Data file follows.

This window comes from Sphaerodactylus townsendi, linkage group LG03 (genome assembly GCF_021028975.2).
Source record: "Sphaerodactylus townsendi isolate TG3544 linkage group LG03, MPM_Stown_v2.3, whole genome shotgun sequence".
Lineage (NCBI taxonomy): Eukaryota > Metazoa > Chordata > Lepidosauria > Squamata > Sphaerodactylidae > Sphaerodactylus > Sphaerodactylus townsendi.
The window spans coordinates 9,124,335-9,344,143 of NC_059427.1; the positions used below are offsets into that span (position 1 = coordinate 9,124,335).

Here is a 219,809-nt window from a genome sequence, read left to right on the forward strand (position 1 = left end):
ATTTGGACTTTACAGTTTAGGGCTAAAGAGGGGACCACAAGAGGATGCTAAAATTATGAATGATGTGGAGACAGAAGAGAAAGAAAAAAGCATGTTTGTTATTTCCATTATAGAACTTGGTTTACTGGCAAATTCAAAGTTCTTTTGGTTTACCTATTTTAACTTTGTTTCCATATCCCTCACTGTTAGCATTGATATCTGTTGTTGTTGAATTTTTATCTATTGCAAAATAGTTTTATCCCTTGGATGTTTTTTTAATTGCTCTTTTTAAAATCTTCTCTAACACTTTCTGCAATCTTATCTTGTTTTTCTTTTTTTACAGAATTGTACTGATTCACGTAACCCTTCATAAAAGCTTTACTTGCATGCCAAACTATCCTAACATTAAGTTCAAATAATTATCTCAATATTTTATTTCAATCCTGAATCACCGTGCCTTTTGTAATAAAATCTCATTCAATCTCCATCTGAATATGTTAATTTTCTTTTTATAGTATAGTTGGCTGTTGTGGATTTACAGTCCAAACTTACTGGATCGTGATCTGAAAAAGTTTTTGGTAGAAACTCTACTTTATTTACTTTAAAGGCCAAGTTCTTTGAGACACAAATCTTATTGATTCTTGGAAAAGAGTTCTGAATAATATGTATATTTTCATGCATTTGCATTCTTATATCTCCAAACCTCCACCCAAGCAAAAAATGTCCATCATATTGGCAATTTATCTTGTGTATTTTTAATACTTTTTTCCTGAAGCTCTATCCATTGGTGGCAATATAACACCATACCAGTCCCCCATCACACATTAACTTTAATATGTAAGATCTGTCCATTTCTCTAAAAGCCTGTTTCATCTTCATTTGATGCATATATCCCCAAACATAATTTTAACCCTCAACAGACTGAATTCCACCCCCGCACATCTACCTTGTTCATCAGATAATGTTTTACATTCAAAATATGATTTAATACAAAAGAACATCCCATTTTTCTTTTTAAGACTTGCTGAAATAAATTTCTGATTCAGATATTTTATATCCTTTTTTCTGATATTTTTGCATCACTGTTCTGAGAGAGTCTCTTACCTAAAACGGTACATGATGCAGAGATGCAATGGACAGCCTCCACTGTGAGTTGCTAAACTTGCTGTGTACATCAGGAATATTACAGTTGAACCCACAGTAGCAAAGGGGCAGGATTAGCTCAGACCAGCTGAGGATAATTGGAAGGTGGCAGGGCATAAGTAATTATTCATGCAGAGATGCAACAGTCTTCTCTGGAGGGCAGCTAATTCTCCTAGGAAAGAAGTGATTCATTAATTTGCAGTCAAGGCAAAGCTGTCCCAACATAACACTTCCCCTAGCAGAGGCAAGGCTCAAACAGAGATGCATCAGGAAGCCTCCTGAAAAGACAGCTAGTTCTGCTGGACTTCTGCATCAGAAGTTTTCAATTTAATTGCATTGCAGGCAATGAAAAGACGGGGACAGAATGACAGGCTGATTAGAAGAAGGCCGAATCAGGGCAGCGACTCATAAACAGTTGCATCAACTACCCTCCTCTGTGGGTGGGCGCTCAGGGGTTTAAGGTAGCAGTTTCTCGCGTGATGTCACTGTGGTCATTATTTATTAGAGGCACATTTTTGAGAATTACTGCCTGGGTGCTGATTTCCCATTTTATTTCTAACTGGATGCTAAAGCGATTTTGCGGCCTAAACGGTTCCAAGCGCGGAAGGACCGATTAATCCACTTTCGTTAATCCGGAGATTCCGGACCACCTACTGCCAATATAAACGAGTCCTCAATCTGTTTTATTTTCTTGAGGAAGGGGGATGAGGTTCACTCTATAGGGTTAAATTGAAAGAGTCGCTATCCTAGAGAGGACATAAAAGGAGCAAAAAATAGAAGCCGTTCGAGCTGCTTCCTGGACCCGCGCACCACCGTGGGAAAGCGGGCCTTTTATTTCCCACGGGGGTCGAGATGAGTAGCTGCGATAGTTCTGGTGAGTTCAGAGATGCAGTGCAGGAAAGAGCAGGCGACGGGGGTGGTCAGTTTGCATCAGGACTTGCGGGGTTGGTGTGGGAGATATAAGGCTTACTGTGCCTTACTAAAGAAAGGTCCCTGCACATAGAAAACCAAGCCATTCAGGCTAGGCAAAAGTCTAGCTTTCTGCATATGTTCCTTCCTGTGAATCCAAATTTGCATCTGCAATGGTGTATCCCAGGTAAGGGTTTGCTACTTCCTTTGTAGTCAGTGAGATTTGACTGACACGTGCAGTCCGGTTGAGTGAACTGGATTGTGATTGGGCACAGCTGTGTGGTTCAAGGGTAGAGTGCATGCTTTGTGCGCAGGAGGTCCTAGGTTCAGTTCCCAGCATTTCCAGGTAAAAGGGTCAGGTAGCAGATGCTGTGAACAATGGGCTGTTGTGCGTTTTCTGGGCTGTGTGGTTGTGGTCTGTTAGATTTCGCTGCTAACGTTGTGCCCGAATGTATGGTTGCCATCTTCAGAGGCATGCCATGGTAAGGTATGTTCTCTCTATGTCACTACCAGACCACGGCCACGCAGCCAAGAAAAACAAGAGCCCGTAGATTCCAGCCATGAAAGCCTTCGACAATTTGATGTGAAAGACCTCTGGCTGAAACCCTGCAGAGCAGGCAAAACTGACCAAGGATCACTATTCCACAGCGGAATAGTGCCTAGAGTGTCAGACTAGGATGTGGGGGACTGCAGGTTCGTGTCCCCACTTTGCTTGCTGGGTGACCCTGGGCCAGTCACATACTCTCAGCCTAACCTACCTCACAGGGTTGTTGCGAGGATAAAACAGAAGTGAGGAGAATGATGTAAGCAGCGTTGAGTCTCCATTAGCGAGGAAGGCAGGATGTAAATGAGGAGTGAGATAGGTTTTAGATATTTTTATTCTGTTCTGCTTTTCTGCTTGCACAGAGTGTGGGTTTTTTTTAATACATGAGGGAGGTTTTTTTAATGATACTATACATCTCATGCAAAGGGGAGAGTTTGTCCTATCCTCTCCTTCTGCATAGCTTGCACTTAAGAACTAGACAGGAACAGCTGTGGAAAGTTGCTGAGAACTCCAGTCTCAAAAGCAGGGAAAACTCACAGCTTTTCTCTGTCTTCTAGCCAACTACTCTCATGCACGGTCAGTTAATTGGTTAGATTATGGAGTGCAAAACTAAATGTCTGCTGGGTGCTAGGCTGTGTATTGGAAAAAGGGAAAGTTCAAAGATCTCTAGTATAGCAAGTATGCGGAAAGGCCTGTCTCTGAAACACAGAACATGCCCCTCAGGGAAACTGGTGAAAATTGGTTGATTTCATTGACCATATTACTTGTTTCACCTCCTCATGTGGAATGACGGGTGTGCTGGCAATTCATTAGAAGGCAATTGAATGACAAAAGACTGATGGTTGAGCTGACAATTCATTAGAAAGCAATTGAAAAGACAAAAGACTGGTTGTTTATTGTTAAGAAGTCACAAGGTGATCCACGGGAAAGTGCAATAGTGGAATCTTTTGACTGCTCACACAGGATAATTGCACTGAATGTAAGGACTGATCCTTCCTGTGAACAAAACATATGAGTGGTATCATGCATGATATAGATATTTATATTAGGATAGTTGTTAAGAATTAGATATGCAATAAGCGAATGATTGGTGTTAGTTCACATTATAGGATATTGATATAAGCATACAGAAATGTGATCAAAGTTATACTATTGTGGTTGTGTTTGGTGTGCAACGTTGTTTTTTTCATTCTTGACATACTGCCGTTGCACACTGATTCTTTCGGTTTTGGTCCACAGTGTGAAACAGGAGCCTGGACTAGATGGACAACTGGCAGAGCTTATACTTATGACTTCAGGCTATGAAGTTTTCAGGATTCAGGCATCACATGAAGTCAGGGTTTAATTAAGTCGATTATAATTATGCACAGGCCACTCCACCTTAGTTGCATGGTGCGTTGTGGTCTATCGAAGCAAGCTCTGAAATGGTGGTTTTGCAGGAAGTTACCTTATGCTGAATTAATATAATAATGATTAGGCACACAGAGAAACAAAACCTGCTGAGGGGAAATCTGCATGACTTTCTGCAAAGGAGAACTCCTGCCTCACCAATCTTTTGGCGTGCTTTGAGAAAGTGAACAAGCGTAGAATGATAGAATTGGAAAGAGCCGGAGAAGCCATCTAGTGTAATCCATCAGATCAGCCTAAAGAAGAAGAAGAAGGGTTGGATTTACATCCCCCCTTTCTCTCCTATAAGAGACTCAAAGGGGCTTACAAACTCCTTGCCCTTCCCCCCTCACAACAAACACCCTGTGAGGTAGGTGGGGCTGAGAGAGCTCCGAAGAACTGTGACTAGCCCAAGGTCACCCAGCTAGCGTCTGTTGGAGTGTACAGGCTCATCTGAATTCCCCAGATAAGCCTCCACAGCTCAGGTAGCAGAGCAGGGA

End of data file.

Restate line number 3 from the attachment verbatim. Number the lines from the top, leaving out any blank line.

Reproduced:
Lineage (NCBI taxonomy): Eukaryota > Metazoa > Chordata > Lepidosauria > Squamata > Sphaerodactylidae > Sphaerodactylus > Sphaerodactylus townsendi.